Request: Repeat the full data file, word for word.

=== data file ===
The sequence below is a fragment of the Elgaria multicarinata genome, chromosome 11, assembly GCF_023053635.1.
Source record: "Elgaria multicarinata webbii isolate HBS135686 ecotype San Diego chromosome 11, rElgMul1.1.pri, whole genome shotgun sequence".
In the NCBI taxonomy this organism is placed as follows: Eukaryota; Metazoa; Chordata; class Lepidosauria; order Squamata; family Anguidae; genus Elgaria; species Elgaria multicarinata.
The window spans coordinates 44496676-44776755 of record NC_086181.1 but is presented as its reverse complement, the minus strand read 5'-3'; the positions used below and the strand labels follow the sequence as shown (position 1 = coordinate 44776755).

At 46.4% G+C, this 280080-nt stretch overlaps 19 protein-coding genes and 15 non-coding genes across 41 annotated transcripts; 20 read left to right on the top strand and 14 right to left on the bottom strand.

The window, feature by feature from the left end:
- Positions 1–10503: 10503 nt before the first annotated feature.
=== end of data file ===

The sequence below is a fragment of the Elgaria multicarinata genome, chromosome 11, assembly GCF_023053635.1.
Source record: "Elgaria multicarinata webbii isolate HBS135686 ecotype San Diego chromosome 11, rElgMul1.1.pri, whole genome shotgun sequence".
In the NCBI taxonomy this organism is placed as follows: Eukaryota; Metazoa; Chordata; class Lepidosauria; order Squamata; family Anguidae; genus Elgaria; species Elgaria multicarinata.
The window spans coordinates 44496676-44776755 of record NC_086181.1 but is presented as its reverse complement, the minus strand read 5'-3'; the positions used below and the strand labels follow the sequence as shown (position 1 = coordinate 44776755).

At 46.4% G+C, this 280080-nt stretch overlaps 19 protein-coding genes and 15 non-coding genes across 41 annotated transcripts; 20 read left to right on the top strand and 14 right to left on the bottom strand.

The window, feature by feature from the left end:
- Positions 1–10503: 10503 nt before the first annotated feature.